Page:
He has won Model of the Year numerous times.
He has represented Britain at the London Olympics. And of course, he’s ridiculously good-looking. But all that didn’t exempt David Gandy from having to take time off during the lockdown. Thankfully, he was back in full work mode when he met us to do a shoot on a boat, on the Thames in London this autumn.
“It’s weird, you get out of practice, not having shot for so long,” he reflects. “But I suppose then you have a bit of muscle memory kicking in, reminding yourself what you have to do. It was a little bit daunting, being on a set again, being on my game. We were all slightly relaxed. Photographer Charlie Gray suggested ʻWhat if we got boat?ʼ A boat on the river, weʼd never done it before!”
At 41, David is entering a new phase of his career, launching his own fashion brand, Wellwear. We couldnʼt pass up the opportunity to discuss the many endeavours of this iconic supermodel.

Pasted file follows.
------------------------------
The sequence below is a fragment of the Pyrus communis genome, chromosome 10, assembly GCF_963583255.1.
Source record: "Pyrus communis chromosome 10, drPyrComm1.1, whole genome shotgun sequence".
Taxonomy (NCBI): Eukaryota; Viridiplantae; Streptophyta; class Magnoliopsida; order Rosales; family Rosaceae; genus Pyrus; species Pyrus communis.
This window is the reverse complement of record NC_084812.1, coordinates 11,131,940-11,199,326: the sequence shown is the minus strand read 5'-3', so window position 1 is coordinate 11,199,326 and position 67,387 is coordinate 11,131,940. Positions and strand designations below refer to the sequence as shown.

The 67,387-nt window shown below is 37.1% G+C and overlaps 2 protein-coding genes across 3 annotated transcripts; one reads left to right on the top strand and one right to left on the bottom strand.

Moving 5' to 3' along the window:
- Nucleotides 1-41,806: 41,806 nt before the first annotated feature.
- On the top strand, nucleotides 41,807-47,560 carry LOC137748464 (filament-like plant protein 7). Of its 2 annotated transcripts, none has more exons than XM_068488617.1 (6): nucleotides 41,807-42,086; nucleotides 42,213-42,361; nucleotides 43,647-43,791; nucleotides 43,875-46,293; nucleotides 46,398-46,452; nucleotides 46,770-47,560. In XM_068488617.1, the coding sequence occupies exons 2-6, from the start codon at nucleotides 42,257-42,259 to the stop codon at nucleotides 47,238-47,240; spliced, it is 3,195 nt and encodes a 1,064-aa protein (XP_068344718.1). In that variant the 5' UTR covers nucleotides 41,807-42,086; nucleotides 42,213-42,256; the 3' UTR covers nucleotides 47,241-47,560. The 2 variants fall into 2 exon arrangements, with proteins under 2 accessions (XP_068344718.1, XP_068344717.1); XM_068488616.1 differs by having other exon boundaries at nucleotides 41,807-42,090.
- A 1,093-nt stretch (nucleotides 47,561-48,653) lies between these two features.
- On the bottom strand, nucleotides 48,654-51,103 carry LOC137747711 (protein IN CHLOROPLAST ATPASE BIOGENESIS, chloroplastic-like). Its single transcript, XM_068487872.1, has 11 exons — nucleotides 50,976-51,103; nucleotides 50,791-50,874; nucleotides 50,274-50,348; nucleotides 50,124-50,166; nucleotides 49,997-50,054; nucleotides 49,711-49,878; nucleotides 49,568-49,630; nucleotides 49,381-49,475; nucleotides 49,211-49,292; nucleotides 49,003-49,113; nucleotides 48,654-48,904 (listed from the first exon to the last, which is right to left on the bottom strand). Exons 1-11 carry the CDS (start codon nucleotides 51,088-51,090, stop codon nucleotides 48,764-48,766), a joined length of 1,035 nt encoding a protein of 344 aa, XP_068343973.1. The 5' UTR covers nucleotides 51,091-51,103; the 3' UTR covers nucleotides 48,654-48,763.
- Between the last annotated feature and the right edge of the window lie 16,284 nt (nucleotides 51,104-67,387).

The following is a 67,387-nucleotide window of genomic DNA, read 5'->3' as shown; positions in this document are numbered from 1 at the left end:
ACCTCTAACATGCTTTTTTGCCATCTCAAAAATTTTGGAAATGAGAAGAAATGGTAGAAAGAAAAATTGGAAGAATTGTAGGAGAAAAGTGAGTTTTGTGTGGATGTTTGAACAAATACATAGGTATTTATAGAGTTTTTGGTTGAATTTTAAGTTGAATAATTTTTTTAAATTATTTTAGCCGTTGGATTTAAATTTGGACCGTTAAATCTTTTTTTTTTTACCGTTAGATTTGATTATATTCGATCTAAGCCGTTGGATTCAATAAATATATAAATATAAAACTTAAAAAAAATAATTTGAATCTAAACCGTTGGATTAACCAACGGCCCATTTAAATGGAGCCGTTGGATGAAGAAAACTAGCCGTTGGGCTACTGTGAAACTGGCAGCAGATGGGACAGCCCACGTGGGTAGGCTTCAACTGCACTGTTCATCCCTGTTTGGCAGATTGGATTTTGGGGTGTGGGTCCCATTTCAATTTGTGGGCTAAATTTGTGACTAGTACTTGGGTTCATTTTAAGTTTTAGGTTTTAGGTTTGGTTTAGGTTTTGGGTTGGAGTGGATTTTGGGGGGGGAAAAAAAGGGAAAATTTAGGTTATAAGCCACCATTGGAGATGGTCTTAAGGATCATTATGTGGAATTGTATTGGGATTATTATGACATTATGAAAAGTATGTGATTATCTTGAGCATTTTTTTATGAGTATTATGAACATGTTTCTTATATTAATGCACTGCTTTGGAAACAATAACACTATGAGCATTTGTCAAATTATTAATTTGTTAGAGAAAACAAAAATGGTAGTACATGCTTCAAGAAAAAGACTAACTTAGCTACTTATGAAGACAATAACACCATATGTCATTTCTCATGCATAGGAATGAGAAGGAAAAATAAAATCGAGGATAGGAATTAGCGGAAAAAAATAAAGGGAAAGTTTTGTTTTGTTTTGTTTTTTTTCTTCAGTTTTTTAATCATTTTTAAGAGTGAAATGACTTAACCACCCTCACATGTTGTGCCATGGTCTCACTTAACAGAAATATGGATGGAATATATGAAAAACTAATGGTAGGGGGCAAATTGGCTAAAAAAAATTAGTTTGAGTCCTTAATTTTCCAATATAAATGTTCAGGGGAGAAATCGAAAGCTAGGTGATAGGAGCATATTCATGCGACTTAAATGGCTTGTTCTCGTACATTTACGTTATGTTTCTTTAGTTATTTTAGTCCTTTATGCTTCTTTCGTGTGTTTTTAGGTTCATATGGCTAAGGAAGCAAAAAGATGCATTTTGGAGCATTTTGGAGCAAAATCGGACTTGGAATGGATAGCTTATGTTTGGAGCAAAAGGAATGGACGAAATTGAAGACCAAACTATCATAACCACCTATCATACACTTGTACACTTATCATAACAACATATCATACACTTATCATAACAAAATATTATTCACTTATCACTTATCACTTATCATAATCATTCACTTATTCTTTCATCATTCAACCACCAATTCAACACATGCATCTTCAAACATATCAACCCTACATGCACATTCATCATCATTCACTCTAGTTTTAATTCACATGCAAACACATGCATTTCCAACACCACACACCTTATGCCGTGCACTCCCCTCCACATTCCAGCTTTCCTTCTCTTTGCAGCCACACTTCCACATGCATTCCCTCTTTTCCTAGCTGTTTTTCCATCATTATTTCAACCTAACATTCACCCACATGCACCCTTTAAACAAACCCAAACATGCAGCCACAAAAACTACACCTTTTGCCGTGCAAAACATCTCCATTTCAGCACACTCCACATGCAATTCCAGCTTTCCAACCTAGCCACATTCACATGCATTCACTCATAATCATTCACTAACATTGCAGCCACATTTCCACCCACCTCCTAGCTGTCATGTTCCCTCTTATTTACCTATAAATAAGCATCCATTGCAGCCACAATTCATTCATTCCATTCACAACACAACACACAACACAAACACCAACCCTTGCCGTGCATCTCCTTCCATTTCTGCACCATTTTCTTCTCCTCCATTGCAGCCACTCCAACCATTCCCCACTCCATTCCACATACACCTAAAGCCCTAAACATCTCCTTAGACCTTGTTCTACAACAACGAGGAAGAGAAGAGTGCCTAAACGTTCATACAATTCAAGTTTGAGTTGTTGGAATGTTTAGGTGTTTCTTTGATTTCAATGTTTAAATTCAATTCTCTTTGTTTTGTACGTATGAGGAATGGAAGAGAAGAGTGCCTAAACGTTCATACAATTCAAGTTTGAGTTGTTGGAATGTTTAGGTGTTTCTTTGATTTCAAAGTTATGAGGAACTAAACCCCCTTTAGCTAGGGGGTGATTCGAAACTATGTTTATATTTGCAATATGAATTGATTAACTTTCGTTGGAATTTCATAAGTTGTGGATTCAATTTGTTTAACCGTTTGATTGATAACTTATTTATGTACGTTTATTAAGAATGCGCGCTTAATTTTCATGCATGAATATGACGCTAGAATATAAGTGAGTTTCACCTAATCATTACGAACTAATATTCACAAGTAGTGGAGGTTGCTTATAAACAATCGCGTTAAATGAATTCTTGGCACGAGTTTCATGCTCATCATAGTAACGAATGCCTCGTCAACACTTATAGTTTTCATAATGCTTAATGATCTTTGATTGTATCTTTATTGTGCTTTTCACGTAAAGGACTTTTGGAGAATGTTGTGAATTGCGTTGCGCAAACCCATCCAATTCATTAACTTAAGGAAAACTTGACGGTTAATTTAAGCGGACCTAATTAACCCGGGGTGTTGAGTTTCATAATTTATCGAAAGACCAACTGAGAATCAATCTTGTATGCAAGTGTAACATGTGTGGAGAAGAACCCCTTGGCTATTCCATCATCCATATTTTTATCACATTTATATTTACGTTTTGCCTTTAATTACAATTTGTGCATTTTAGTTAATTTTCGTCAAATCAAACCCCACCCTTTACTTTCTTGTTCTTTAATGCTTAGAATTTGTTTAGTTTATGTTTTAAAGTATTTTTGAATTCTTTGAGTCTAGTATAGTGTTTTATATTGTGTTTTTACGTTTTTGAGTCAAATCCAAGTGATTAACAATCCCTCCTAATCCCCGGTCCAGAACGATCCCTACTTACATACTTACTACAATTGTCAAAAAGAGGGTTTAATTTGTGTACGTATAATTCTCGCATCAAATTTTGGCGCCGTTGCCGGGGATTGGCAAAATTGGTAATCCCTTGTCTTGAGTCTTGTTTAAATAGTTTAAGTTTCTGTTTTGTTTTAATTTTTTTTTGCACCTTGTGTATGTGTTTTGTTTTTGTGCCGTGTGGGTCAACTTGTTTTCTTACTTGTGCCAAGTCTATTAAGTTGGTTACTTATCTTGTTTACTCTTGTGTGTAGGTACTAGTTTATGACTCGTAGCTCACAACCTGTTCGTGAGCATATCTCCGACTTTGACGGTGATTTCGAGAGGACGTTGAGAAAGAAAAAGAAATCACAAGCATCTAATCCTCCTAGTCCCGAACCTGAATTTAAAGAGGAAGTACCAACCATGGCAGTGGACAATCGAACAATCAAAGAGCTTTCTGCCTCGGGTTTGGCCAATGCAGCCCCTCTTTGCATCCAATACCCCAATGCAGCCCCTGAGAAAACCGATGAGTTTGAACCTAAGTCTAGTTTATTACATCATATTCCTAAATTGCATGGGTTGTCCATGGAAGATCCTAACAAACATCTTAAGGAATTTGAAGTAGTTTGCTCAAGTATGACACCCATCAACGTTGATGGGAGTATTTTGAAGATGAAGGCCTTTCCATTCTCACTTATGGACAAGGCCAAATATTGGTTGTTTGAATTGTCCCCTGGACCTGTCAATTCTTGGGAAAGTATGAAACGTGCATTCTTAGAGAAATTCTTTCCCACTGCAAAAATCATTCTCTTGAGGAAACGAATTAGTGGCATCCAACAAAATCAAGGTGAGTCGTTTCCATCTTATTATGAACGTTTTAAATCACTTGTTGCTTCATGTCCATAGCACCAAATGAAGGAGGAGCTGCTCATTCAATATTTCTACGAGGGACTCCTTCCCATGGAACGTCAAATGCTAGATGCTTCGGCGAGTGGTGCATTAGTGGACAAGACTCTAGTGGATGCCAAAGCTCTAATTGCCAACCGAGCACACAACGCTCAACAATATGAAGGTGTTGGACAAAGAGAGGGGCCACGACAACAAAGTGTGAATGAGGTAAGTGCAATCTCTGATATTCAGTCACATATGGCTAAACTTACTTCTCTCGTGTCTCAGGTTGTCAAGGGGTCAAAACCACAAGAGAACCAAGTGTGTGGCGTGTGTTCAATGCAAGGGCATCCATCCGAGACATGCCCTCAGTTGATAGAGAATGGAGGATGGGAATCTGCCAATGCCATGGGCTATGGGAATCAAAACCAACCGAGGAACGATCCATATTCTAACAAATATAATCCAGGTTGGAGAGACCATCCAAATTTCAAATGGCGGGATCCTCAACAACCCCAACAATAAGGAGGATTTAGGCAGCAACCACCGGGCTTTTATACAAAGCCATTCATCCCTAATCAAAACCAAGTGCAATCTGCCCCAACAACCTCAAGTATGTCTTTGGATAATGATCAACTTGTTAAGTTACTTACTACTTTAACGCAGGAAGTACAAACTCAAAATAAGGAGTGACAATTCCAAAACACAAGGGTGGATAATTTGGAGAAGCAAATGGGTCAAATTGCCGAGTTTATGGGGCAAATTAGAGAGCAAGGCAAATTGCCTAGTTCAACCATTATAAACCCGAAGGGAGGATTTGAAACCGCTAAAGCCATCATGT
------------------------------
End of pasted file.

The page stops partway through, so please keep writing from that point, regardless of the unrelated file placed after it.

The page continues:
Can you tell us what was it like growing up?
I read a good description of the ʼ80s: “one big bad hair day!” It made me laugh. I was a kid, growing up and playing sports. But I look back at it fondly. The ʼ90s were a great time in music and fashion, especially in the UK. We were ahead of the game, it was an exciting time to be around. But I always wonder about the “zeros,” [the first decade of the new century], what are the zeros going to stand for? What are going to be the iconic pieces from that time? We almost always regurgitate fashion, itʼs always coming back.
Weʼre still looking at Steve McQueen bomber jackets, Chanel, etc. Weʼre rehashing history. I wonder if the digital world has held us back from creating new pieces. If you take away incredible photographers and art directors and replace them with influencers, what do you get?
We go back to the ʼ80s with Richard Avedon, Bruce Webber, Mario Testino, Steven Meisel, Steven Klein… these books with the most incredible editorials and creatives have shaped fashion in many ways. But what about now? What are we going to make books of, what are we going to be looking at if no one shoots these incredible images.
It worries me slightly. And I love creatives. For my brand Wellwear (instagram here), I worked with Arnaldo Anaya-Lucca, Ralph Laurenʼs photographer. Even though we’re digital and direct to consumer, we still wanted to create incredible editorials. For me, itʼs about creating a legacy of pictures that last.
Do you have fashion memories, as in how your parents dressed in the ’80s or ’90s?